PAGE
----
Wakefield has been pitching on one-year contracts with the Red Sox for the last seven seasons. He has been a fixture for this franchise since 1995.
He started his career with the Pittsburgh Pirates in 1992, and helped the team make the National League Championship Series that year.
The knuckleballer finishes his career with 200 wins and a 4.71 ERA in 627 games pitched.
What It Means?
Wakefield's place in Red Sox history is secure. He was a part of the 2004 team that ended the "Curse of the Bambino" and another championship in 2007.
He has been a fan favorite basically from the time he arrived. He was one of the last true knuckleball pitchers in the game, though R.A. Dickey of the New York Mets will keep the trend alive.
The Red Sox will sorely miss Wakefield's versatility. He was willing and able to pitch out of the bullpen or jump into the starting rotation when the team needed another arm.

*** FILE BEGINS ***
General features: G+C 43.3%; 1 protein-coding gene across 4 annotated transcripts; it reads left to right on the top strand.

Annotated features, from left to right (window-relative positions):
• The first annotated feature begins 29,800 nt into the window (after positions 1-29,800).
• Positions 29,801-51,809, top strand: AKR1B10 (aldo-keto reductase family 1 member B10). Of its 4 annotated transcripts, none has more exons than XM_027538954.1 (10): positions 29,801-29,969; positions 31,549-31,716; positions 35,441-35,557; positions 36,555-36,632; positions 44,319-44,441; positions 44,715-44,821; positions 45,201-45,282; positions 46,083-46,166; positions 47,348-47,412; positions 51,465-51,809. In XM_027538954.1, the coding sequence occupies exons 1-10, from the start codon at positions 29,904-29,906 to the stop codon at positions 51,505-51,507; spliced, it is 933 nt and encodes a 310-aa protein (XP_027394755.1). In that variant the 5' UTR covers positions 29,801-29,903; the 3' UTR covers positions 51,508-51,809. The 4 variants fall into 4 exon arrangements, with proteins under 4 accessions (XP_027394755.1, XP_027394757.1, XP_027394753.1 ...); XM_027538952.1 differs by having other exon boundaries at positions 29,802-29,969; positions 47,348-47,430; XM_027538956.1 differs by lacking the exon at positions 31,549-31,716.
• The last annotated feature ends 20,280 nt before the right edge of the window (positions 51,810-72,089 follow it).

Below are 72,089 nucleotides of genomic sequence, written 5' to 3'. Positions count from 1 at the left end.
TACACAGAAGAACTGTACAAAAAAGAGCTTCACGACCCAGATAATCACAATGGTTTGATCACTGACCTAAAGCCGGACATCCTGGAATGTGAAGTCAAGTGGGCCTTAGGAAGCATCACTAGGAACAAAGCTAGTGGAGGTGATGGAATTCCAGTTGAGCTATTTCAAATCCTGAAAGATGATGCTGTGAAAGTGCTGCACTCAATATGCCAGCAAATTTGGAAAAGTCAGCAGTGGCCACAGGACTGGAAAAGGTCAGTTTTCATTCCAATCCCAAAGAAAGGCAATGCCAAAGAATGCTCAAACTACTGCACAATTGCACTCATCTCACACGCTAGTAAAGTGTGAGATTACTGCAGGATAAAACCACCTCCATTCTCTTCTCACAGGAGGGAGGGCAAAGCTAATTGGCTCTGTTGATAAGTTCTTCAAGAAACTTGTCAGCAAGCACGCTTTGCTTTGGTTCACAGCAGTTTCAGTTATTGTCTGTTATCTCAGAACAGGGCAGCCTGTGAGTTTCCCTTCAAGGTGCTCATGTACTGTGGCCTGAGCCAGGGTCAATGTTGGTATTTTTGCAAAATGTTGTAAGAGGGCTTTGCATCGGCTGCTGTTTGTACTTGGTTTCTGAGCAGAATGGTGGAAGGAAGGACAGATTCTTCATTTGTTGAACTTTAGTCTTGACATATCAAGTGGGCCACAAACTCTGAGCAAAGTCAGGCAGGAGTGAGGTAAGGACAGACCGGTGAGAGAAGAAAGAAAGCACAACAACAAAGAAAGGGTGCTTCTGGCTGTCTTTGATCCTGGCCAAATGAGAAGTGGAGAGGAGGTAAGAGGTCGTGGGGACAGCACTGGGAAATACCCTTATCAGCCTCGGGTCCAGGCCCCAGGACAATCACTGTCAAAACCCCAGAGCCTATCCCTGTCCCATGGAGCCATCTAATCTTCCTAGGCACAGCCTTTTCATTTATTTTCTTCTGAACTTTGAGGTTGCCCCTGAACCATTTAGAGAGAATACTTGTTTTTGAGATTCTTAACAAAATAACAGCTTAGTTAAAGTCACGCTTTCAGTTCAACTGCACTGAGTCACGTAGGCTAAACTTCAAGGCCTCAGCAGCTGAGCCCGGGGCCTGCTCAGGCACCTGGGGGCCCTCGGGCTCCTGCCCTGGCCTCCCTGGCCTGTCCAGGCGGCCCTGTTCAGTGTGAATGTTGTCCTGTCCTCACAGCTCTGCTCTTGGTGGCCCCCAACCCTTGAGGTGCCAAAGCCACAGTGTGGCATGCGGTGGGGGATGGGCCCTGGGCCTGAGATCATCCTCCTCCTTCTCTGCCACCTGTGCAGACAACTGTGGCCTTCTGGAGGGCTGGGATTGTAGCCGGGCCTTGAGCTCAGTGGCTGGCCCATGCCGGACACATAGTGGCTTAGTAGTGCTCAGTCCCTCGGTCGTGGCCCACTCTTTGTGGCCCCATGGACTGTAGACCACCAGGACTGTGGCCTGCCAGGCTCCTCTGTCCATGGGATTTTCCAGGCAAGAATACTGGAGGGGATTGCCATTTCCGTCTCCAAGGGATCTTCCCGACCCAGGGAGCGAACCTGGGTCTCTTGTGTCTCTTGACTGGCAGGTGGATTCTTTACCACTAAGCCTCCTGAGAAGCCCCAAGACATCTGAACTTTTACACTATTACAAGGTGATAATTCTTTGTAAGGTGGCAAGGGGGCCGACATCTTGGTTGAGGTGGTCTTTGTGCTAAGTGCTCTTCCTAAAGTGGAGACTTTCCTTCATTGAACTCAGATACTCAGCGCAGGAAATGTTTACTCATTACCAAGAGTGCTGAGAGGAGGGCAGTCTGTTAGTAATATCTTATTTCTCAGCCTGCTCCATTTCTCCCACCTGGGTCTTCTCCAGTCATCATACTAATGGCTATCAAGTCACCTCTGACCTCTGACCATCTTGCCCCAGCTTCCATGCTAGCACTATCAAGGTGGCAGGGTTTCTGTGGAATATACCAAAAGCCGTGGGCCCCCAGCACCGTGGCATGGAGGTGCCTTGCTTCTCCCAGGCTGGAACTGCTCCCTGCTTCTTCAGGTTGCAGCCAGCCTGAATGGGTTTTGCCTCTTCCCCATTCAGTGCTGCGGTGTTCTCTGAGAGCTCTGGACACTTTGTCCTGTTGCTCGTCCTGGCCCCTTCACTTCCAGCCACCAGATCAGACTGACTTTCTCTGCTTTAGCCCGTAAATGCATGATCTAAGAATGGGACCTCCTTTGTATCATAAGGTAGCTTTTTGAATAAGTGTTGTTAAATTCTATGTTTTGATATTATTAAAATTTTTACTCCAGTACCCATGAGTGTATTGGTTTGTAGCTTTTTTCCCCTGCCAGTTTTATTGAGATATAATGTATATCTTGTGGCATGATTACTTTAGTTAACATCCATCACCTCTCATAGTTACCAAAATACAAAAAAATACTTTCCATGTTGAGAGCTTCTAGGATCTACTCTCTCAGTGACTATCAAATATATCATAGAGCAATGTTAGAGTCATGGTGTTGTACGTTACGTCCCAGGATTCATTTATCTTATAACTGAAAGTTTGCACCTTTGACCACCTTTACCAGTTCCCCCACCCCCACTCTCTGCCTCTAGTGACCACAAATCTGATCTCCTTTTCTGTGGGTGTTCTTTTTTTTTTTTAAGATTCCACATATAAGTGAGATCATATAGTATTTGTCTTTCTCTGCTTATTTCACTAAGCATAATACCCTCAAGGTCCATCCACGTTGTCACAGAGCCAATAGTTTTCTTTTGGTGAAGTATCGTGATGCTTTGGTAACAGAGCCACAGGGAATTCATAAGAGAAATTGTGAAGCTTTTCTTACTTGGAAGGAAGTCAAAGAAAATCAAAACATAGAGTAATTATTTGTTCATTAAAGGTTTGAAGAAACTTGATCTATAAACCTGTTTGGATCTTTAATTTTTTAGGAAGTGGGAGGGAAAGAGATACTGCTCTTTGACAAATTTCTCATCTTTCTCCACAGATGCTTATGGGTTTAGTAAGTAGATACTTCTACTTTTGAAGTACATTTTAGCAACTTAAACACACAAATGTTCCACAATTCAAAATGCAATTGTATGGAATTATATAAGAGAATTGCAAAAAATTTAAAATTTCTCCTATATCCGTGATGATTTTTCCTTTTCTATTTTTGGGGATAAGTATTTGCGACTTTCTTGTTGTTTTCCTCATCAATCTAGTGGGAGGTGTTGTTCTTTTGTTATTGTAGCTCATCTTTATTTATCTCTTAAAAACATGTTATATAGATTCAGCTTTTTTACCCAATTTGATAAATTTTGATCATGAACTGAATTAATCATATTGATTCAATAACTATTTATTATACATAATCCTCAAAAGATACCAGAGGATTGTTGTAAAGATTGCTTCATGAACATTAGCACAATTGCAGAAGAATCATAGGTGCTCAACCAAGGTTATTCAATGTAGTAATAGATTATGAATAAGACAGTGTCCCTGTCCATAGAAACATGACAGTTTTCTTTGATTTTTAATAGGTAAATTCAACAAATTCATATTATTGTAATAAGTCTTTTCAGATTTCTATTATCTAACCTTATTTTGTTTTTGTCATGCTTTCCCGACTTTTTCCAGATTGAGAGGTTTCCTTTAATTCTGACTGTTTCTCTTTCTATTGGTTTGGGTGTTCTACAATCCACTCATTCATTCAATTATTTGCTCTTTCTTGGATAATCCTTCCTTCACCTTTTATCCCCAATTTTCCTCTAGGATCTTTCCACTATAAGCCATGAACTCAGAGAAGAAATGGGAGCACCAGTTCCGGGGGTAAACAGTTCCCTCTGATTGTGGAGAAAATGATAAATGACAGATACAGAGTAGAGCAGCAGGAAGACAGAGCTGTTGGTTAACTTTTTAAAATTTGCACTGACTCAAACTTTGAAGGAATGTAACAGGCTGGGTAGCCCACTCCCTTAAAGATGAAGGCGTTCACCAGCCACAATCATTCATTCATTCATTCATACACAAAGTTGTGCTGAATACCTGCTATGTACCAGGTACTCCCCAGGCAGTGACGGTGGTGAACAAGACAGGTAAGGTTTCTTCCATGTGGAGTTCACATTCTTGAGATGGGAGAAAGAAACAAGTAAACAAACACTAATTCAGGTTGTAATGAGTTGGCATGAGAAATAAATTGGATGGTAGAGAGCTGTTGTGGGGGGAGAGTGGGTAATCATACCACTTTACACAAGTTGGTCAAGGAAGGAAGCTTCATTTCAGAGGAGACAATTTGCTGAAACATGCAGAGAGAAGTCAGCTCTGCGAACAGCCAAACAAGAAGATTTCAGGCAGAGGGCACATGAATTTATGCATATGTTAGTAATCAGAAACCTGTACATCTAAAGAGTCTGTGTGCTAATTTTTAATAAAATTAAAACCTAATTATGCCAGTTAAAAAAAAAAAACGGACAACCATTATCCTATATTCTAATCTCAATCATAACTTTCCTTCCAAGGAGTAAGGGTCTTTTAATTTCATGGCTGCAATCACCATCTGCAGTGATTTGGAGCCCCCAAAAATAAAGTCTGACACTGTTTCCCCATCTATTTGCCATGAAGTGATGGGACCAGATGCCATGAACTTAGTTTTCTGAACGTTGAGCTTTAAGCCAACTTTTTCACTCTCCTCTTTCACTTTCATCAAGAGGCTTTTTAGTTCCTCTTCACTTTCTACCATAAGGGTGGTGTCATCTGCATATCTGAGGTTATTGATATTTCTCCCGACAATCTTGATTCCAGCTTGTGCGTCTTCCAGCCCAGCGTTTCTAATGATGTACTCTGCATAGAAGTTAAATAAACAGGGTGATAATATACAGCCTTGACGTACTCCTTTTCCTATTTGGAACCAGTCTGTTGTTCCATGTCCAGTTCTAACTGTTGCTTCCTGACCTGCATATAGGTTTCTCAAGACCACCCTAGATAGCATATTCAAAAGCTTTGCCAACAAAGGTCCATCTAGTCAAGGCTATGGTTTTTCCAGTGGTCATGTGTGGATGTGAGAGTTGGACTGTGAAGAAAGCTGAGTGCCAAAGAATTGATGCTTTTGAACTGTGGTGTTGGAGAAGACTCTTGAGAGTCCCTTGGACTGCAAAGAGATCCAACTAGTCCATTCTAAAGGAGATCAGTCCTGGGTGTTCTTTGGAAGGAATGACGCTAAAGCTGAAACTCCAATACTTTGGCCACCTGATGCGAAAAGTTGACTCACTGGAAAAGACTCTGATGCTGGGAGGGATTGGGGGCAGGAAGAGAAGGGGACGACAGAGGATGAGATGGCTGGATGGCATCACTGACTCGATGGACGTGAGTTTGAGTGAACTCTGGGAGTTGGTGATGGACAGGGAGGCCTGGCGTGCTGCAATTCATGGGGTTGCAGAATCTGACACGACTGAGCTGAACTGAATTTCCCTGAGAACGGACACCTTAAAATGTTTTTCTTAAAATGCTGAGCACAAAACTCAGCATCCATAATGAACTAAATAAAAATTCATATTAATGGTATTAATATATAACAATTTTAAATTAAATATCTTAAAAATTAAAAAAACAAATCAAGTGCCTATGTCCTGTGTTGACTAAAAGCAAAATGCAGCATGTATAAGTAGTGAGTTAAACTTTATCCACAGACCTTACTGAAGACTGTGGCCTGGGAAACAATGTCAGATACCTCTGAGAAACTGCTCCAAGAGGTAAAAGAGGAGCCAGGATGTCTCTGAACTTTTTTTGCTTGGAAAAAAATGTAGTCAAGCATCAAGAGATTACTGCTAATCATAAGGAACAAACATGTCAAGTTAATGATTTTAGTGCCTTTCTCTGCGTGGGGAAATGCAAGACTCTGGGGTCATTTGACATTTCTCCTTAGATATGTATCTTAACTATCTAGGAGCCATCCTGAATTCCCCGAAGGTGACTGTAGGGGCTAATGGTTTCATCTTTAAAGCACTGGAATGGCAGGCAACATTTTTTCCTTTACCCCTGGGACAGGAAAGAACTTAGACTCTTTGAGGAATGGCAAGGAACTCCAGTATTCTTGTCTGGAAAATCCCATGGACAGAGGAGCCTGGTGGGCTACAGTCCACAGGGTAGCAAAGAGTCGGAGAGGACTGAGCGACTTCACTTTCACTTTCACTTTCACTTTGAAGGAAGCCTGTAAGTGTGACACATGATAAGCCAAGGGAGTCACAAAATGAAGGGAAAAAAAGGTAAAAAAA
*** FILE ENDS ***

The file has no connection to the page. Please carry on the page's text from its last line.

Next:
What Happens Next?
It would be hard to imagine the Red Sox not giving Wakefield some kind of send-off this season. He was never the best pitcher on the team, but his willingness to do whatever he had to endeared himself to the front office and fans. That is also why he was essentially given a lifetime contract with them.
New Red Sox general manager Ben Cherington will likely try to add another arm, either in the starting rotation or bullpen, to replace the innings that Wakefield gave them.
The team has added depth in the bullpen already, acquiring Mark Melancon and Andrew Bailey, so another starter seems more likely.
For now, though, the team will celebrate the career and accomplishments of Wakefield.
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